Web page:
44 BC | Rome

Last Words

I kiss thy hand, but not in flattery, Caesar.

Caesar: Are we all ready? What is now amiss
That Caesar and his senate must redress?

Metellus Cimber: Most high, most mighty, and most puissant Caesar,
Metellus Cimber throws before thy seat
An humble heart—[kneeling]

Caesar:    I must prevent thee, Cimber.
These couchings and these lowly courtesies
Might fire the blood of ordinary men,
And turn preordinance and first decree
Into the law of children. Be not fond,
To think that Caesar bears such rebel blood
That will be thawed from the true quality
With that which melteth fools, I mean, sweet words,
Low-crooked curtsies and base spaniel fawning.
Thy brother by decree is banished:
If thou dost bend and pray and fawn for him,
I spurn thee like a cur out of my way.
Know, Caesar doth not wrong, nor without cause
Will he be satisfied.

Metellus Cimber: Is there no voice more worthy than my own,
To sound more sweetly in great Caesar’s ear
For the repealing of my banished brother?

Brutus: I kiss thy hand, but not in flattery, Caesar,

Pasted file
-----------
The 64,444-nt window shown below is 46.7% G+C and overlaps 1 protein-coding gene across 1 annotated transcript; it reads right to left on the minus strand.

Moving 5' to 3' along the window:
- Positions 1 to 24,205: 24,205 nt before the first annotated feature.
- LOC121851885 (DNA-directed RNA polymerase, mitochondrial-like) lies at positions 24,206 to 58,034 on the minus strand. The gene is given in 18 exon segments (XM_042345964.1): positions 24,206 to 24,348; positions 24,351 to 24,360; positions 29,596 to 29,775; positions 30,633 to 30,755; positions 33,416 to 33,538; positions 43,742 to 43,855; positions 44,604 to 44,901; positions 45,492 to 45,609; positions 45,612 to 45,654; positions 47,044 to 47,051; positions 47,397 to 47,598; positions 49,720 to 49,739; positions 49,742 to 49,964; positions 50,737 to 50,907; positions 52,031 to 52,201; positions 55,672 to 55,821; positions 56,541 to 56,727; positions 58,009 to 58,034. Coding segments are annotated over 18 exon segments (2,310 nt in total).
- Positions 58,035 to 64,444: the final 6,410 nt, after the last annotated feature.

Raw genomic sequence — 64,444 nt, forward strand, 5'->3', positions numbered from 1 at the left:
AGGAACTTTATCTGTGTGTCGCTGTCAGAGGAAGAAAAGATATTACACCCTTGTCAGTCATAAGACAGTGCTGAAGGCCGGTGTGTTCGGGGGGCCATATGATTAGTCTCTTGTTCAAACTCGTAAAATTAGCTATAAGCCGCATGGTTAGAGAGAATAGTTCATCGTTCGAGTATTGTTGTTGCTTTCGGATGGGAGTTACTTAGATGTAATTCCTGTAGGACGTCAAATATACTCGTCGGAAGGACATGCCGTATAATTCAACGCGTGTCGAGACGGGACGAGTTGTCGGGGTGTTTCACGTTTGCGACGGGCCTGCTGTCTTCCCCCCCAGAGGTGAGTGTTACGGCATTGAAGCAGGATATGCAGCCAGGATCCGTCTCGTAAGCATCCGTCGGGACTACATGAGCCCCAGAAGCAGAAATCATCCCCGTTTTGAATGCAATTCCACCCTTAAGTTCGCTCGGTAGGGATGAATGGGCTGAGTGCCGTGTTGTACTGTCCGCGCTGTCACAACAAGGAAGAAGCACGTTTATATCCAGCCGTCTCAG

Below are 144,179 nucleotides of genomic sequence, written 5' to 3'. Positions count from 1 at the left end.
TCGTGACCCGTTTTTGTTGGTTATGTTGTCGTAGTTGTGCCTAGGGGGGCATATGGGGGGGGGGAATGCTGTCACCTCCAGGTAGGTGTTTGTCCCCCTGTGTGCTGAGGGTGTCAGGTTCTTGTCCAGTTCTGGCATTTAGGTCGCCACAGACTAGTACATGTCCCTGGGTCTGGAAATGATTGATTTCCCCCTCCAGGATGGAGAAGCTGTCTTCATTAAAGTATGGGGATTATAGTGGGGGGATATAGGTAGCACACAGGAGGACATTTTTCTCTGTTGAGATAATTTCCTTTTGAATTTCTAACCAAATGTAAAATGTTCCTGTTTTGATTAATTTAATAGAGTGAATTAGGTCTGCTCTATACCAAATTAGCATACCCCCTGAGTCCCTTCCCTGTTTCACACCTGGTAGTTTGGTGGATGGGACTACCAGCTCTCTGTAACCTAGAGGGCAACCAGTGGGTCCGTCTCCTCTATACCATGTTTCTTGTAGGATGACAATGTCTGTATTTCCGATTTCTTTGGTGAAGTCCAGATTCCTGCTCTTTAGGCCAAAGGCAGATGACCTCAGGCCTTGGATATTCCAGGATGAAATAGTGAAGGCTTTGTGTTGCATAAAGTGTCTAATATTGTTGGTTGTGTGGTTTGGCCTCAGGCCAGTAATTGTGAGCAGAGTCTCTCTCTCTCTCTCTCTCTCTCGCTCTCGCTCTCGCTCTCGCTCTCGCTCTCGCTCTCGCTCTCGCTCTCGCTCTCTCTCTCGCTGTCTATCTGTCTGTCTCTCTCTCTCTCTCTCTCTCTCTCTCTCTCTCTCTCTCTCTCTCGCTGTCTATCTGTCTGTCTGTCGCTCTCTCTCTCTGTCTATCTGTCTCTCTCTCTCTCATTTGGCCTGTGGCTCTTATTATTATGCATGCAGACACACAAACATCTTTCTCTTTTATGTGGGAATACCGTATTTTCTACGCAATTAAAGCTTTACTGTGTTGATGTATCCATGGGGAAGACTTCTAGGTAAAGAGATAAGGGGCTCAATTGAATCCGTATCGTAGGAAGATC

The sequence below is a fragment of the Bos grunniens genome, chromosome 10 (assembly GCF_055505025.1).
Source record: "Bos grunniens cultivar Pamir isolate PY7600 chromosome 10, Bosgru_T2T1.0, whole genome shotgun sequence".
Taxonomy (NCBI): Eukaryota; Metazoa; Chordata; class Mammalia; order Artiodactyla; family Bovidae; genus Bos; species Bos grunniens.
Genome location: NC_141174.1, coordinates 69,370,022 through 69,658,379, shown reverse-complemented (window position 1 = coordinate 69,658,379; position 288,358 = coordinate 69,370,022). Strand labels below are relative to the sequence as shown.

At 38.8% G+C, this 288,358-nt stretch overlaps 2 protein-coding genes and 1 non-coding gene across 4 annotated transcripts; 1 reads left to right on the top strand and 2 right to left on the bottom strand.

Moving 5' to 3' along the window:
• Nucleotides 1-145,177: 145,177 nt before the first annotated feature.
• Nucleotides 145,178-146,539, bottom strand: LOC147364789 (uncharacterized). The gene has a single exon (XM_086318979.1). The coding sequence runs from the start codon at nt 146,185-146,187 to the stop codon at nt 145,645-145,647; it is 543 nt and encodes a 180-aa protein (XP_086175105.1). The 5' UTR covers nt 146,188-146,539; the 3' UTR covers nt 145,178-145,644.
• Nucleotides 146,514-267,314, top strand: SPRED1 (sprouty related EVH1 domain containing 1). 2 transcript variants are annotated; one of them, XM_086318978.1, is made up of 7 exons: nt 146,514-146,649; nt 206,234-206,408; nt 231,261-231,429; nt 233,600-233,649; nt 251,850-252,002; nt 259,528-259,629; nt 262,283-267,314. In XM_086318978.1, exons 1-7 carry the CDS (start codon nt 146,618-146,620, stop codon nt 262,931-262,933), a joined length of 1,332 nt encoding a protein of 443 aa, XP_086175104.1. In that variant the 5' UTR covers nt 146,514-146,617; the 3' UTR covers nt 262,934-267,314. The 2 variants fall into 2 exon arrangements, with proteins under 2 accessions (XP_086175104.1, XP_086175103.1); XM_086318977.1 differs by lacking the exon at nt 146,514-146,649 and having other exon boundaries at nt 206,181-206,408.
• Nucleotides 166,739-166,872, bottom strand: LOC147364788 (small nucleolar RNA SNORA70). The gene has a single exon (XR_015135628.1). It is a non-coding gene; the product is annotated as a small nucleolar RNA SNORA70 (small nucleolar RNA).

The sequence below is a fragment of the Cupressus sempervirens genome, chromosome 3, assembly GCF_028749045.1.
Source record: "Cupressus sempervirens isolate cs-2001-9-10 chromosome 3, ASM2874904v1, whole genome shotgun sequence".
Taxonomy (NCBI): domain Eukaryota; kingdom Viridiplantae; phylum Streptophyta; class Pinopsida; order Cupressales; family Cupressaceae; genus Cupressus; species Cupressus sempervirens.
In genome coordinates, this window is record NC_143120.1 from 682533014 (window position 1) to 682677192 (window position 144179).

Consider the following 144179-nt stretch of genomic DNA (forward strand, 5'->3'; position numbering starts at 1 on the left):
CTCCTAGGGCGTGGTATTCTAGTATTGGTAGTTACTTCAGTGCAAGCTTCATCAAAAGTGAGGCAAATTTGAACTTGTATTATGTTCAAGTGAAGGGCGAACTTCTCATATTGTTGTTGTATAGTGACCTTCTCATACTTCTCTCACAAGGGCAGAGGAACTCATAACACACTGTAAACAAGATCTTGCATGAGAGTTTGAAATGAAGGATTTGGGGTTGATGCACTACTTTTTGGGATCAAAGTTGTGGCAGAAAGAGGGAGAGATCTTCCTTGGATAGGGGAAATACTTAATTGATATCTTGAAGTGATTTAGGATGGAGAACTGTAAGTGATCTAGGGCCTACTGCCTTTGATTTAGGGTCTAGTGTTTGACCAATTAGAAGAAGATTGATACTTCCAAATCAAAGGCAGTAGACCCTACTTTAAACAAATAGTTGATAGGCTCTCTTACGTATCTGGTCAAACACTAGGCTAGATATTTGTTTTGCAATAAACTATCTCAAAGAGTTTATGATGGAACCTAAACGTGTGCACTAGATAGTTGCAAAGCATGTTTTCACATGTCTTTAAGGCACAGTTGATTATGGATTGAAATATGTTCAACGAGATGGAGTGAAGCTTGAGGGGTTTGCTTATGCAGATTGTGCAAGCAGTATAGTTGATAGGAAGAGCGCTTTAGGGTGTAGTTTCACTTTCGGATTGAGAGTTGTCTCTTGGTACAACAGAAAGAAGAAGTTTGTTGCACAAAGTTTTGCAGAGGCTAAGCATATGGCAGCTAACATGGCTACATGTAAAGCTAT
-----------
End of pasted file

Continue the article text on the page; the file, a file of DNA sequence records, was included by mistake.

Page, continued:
Desiring thee that Publius Cimber may
Have an immediate freedom of repeal.

Caesar: What, Brutus!

Cassius:       Pardon, Caesar; Caesar, pardon:
As low as to thy foot doth Cassius fall,
To beg enfranchisement for Publius Cimber.

Caesar: I could be well moved, if I were as you;
If I could pray to move, prayers would move me:
But I am constant as the northern star,
Of whose true-fixed and resting quality
There is no fellow in the firmament.
The skies are painted with unnumbered sparks;
They are all fire and every one doth shine;
But there’s but one in all doth hold his place:
So in the world; ’tis furnished well with men,
And men are flesh and blood, and apprehensive;
Yet in the number I do know but one
That unassailable holds on his rank,
Unshaked of motion: and that I am he,
Let me a little show it, even in this;
That I was constant Cimber should be banished,
And constant do remain to keep him so.

Cinna: O Caesar,—

Caesar:    Hence! Wilt thou lift up Olympus?

Decius Brutus: Great Caesar,—

Caesar:       Doth not Brutus bootless kneel?

Casca: Speak, hands, for me!

[Casca first, then the other conspirators and Brutus stab Caesar]

Caesar: Et tu, Brute! Then fall, Caesar! [Dies]


William Shakespeare

From Julius Caesar. It is believed that in the first seven years of the 1600s Shakespeare completed the comedies Twelfth Night, All’s Well That Ends Well, and Measure for Measure, as well as the tragedies Hamlet, Othello, Macbeth, and King Lear. For his staging of this play, the Bard relied on Thomas North’s 1579 translation of Plutarch’s Parallel Lives.